Jump to Navigation
Jump to Content

Marbled Murrelet v. Pacific Lumber Co.

ELR Citation: 26 ELR 20992
Nos. 95-16945, 83 F.3d 1068/42 ERC 1667/(9th Cir., 05/07/1996)

The court reverses a district court order that preliminarily enjoined lumber companies from engaging in timber salvage operations on portions of their land in California. The U.S. Fish and Wildlife Service (FWS) consulted with the companies and provided them with information as to what they would have to do to avoid a "take" of endangered species under the Endangered Species Act (ESA). The district court granted the preliminary injunction on the basis that there was a serious question whether these consultations were agency actions that should have triggered certain requirements under the ESA and the National Environmental Policy Act (NEPA). The court first holds that the environmental group plaintiff-appellee's notice-of-intent-to-sue letter met ESA §11(g)'s notice requirements. The group's letter gave notice of an intent to raise ESA §7 claims, even though it mostly referenced §9 of the Act and referenced §7 in only one part of the letter. The court next holds that FWS' consultations with the companies did not amount to "agency action" that would trigger ESA §7's requirements. There was no discretionary federal involvement or control over the companies' proposed salvage operations. Moreover, protection of endangered species would not be enhanced by a rule that would require a federal agency to perform the burdensome procedural tasks that §7 mandates simply because it advised or consulted with a private party. Such a rule would be a disincentive for the agency to give such advice or consultation. The court also holds that FWS' activities did not constitute "major federal action" under NEPA that would trigger the Act's environmental assessment or environmental impact statement requirements. The standards for "major federal action" under NEPA and "agency action" under the ESA are similar, and if there is any difference, case law indicates that "major federal action" is the more exclusive standard. The court concludes, therefore, that there is no legal basis for the district court order.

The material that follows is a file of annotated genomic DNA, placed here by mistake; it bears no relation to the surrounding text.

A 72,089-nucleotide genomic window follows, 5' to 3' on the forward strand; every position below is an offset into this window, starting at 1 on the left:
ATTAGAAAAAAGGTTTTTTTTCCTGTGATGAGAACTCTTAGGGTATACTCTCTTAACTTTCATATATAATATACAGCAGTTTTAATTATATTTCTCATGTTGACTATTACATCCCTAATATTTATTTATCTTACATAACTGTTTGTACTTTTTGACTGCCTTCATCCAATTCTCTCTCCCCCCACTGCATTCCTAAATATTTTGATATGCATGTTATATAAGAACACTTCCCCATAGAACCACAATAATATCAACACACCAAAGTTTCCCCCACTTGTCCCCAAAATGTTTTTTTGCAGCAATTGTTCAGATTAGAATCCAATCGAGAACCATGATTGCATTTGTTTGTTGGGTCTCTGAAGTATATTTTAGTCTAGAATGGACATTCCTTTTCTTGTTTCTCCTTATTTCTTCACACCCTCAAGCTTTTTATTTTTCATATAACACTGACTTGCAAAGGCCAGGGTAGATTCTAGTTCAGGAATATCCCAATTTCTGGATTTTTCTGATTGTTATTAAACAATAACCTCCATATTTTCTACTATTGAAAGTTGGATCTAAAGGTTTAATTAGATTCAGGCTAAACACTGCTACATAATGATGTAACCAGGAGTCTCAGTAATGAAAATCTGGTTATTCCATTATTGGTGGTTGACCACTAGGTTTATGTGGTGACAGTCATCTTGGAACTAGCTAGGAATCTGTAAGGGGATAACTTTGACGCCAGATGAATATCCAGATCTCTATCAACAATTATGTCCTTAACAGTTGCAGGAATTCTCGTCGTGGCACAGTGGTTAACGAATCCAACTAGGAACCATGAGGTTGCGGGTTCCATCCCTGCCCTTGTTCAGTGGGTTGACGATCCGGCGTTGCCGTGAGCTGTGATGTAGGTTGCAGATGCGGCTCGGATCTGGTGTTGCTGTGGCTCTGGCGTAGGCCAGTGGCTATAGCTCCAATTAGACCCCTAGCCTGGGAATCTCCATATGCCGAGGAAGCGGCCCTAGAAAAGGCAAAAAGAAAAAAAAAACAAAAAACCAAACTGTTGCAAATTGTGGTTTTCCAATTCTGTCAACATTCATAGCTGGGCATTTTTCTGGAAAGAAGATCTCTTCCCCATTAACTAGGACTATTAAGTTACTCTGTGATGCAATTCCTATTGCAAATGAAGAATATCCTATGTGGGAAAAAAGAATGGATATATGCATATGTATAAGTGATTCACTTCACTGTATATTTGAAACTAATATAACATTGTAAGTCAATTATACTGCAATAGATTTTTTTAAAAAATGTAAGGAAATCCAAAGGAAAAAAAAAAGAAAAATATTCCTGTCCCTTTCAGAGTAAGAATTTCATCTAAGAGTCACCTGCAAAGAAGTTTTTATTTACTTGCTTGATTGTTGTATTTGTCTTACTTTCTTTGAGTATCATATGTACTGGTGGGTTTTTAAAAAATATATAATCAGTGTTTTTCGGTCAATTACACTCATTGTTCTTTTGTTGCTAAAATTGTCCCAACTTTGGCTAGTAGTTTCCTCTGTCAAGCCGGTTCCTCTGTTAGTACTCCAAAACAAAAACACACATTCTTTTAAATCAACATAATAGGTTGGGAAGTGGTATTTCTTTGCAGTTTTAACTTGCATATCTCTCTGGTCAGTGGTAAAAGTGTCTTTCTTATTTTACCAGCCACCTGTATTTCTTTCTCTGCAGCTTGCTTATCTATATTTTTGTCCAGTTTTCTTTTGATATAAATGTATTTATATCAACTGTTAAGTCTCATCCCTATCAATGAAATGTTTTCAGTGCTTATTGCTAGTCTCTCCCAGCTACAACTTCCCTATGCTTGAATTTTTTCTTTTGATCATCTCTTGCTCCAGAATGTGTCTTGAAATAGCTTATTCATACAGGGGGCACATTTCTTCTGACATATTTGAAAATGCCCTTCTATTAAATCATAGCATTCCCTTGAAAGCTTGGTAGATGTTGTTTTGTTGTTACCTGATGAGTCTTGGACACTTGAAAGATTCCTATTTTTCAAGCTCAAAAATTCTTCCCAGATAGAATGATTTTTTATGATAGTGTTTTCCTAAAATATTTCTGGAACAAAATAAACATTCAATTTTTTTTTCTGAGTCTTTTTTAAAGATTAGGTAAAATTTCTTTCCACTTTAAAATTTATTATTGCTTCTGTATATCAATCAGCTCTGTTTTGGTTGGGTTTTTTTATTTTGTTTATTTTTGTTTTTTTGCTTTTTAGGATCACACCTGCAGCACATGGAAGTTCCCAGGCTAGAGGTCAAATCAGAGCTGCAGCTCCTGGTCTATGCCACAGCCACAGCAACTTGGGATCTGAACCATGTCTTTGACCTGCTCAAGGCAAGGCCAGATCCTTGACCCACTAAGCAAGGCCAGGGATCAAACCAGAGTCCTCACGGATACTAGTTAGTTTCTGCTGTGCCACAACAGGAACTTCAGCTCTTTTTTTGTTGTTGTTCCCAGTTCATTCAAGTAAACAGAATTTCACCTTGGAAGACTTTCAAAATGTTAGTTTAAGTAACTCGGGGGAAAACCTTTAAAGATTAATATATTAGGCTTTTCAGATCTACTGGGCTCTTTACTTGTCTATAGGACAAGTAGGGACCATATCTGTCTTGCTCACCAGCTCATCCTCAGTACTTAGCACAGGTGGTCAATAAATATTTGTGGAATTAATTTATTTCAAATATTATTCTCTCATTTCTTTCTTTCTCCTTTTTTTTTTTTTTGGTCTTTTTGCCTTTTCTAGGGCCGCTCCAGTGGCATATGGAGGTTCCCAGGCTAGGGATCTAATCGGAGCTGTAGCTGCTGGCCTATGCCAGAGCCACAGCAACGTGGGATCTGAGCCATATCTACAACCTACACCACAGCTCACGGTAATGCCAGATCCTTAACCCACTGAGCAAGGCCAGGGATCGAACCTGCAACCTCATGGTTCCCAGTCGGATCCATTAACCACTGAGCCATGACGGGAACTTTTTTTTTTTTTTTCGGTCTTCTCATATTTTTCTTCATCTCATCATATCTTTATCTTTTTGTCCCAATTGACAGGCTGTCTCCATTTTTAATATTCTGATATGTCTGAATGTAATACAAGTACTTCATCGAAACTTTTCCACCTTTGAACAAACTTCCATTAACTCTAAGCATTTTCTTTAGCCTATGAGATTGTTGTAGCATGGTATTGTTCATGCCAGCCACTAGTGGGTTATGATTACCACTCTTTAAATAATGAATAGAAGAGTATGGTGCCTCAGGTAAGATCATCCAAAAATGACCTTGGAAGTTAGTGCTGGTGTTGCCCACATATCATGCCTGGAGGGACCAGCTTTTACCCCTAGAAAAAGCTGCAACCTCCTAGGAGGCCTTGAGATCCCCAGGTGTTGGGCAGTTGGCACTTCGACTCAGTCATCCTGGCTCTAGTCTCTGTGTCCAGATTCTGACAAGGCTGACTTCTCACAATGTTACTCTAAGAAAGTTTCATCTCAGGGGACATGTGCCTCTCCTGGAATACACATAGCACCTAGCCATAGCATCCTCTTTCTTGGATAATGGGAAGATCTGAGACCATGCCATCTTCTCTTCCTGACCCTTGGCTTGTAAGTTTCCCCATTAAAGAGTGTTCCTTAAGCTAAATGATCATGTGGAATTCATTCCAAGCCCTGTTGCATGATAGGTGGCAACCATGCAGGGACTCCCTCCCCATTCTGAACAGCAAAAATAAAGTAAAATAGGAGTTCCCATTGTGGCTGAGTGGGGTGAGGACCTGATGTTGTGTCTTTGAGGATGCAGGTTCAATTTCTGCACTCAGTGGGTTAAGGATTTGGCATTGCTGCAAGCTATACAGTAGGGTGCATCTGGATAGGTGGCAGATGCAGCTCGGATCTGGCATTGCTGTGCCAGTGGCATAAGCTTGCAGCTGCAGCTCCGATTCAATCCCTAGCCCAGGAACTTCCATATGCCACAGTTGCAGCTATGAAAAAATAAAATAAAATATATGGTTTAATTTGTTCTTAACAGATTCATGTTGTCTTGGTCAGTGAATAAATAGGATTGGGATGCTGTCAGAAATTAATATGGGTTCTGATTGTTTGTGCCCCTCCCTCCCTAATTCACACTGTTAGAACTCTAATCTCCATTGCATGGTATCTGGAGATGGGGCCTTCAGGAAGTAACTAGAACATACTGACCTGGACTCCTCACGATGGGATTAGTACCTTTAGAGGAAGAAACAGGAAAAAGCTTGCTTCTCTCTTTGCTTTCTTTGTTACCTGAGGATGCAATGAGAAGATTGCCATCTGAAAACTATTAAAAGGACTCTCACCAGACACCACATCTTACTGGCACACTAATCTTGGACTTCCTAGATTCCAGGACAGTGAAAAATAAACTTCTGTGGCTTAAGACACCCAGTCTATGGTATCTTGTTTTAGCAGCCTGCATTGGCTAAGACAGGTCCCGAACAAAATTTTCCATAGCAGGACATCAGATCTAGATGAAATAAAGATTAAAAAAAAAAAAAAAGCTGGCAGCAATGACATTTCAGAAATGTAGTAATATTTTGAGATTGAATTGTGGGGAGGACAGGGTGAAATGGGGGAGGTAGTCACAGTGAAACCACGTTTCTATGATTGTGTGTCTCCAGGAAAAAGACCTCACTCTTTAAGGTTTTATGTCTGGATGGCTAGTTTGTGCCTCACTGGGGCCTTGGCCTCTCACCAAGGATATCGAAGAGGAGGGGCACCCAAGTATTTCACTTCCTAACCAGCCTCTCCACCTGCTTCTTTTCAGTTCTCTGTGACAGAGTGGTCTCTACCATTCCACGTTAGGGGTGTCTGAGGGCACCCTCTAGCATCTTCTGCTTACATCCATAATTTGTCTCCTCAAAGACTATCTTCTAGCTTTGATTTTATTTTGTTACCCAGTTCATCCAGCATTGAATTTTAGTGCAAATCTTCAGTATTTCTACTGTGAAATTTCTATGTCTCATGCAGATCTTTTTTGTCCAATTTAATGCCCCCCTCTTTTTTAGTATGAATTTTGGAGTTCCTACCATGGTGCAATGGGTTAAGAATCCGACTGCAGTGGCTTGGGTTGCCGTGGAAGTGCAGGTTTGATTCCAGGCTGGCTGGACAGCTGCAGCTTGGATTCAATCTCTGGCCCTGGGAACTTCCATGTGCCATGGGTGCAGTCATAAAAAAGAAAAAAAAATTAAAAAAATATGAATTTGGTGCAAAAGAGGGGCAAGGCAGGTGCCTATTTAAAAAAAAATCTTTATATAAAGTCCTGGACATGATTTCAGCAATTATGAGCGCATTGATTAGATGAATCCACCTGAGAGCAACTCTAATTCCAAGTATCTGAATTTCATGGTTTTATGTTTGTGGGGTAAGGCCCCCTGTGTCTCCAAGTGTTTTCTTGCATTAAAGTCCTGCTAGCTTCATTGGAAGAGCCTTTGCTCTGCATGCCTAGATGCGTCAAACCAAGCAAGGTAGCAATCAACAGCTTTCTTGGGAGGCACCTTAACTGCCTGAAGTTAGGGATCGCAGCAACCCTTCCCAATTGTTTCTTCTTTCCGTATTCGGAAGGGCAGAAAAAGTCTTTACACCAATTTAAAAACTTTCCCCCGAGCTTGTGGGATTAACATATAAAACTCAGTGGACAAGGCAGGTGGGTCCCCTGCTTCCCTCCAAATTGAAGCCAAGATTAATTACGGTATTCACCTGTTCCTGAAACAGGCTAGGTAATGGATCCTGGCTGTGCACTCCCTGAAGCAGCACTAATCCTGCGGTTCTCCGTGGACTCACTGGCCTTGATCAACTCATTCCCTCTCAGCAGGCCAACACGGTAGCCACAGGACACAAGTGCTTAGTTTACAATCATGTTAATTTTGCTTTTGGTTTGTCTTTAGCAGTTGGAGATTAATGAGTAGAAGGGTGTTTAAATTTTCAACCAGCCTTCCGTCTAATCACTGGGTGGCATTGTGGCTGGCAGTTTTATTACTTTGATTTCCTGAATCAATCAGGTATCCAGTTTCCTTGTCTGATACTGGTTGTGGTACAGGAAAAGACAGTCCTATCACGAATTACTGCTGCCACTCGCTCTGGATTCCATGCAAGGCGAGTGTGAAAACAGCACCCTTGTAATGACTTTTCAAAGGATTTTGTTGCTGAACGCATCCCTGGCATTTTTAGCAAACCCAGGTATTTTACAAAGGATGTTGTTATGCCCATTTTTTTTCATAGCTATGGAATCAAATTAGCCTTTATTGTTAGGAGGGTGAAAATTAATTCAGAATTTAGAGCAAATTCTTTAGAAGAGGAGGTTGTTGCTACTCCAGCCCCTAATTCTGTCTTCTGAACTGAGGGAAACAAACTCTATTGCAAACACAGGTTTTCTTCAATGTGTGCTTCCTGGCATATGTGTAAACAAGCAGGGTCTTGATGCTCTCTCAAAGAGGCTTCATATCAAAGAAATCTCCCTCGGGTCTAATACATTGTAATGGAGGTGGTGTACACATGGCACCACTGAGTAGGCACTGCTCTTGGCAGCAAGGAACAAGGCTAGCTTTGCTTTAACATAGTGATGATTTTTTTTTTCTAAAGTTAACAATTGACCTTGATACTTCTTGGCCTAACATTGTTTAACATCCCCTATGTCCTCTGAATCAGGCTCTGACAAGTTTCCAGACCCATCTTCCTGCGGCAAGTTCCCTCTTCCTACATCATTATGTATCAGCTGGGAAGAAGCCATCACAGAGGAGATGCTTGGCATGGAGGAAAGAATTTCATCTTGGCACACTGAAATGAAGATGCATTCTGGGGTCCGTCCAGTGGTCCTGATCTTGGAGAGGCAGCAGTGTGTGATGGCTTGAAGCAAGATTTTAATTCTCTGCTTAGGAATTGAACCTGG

Counsel for Plaintiffs
Thomas N. Lippe
Law Offices of Thomas N. Lippe
90 New Montgomery St., Ste. 1400, San Francisco CA 94105
(415) 495-2800

Counsel for Defendants
Jared G. Carter
Rawles, Hinkle, Carter, Behnke & Oglesby
169 Mason St., Ste. 300, Ukiah CA 95482
(707) 462-6694

James C. Kilbourne
Environment and Natural Resources Division
U.S. Department of Justice, Washington DC 20530
(202) 514-2000

Before Thompson, Tashima, and Wilson,* JJ.